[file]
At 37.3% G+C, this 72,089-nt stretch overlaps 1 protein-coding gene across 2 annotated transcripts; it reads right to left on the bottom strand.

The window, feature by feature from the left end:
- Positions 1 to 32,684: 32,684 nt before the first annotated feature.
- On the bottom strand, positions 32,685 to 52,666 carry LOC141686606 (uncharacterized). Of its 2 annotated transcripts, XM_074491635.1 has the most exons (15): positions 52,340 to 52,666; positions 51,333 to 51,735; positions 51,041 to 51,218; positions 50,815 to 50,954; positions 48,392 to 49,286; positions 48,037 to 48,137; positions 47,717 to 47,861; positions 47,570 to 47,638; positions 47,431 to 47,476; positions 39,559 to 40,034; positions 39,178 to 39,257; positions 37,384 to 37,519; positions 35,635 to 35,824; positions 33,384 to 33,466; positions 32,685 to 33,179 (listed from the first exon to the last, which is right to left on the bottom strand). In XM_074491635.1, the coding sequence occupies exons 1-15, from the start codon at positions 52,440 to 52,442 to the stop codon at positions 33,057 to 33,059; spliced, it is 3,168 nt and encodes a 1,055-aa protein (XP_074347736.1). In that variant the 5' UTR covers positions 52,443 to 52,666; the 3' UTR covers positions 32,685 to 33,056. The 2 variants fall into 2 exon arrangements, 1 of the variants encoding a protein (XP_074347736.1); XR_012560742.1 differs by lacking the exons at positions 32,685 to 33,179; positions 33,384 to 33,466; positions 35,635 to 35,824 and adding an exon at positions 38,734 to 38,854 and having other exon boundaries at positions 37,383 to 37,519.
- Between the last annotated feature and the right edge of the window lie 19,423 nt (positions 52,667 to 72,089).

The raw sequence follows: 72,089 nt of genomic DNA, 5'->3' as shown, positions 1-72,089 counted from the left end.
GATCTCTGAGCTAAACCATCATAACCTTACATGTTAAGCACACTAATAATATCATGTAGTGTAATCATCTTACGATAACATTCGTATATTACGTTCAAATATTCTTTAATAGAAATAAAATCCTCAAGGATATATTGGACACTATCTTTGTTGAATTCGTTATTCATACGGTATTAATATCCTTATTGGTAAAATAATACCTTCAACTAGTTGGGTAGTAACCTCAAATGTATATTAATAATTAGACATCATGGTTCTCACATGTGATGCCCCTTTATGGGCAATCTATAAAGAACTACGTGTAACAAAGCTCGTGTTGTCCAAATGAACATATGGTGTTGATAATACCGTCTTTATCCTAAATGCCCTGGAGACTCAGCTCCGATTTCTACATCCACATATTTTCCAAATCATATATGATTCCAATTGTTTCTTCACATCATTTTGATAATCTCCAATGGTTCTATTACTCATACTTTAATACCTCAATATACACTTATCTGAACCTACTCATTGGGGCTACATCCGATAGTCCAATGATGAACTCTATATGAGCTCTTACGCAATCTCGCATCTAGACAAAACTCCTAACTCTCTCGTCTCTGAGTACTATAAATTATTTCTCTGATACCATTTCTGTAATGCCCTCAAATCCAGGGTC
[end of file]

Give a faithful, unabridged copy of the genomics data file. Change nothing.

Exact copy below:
At 37.3% G+C, this 72,089-nt stretch overlaps 1 protein-coding gene across 2 annotated transcripts; it reads right to left on the bottom strand.

The window, feature by feature from the left end:
- Positions 1 to 32,684: 32,684 nt before the first annotated feature.
- On the bottom strand, positions 32,685 to 52,666 carry LOC141686606 (uncharacterized). Of its 2 annotated transcripts, XM_074491635.1 has the most exons (15): positions 52,340 to 52,666; positions 51,333 to 51,735; positions 51,041 to 51,218; positions 50,815 to 50,954; positions 48,392 to 49,286; positions 48,037 to 48,137; positions 47,717 to 47,861; positions 47,570 to 47,638; positions 47,431 to 47,476; positions 39,559 to 40,034; positions 39,178 to 39,257; positions 37,384 to 37,519; positions 35,635 to 35,824; positions 33,384 to 33,466; positions 32,685 to 33,179 (listed from the first exon to the last, which is right to left on the bottom strand). In XM_074491635.1, the coding sequence occupies exons 1-15, from the start codon at positions 52,440 to 52,442 to the stop codon at positions 33,057 to 33,059; spliced, it is 3,168 nt and encodes a 1,055-aa protein (XP_074347736.1). In that variant the 5' UTR covers positions 52,443 to 52,666; the 3' UTR covers positions 32,685 to 33,056. The 2 variants fall into 2 exon arrangements, 1 of the variants encoding a protein (XP_074347736.1); XR_012560742.1 differs by lacking the exons at positions 32,685 to 33,179; positions 33,384 to 33,466; positions 35,635 to 35,824 and adding an exon at positions 38,734 to 38,854 and having other exon boundaries at positions 37,383 to 37,519.
- Between the last annotated feature and the right edge of the window lie 19,423 nt (positions 52,667 to 72,089).

The raw sequence follows: 72,089 nt of genomic DNA, 5'->3' as shown, positions 1-72,089 counted from the left end.
GATCTCTGAGCTAAACCATCATAACCTTACATGTTAAGCACACTAATAATATCATGTAGTGTAATCATCTTACGATAACATTCGTATATTACGTTCAAATATTCTTTAATAGAAATAAAATCCTCAAGGATATATTGGACACTATCTTTGTTGAATTCGTTATTCATACGGTATTAATATCCTTATTGGTAAAATAATACCTTCAACTAGTTGGGTAGTAACCTCAAATGTATATTAATAATTAGACATCATGGTTCTCACATGTGATGCCCCTTTATGGGCAATCTATAAAGAACTACGTGTAACAAAGCTCGTGTTGTCCAAATGAACATATGGTGTTGATAATACCGTCTTTATCCTAAATGCCCTGGAGACTCAGCTCCGATTTCTACATCCACATATTTTCCAAATCATATATGATTCCAATTGTTTCTTCACATCATTTTGATAATCTCCAATGGTTCTATTACTCATACTTTAATACCTCAATATACACTTATCTGAACCTACTCATTGGGGCTACATCCGATAGTCCAATGATGAACTCTATATGAGCTCTTACGCAATCTCGCATCTAGACAAAACTCCTAACTCTCTCGTCTCTGAGTACTATAAATTATTTCTCTGATACCATTTCTGTAATGCCCTCAAATCCAGGGTC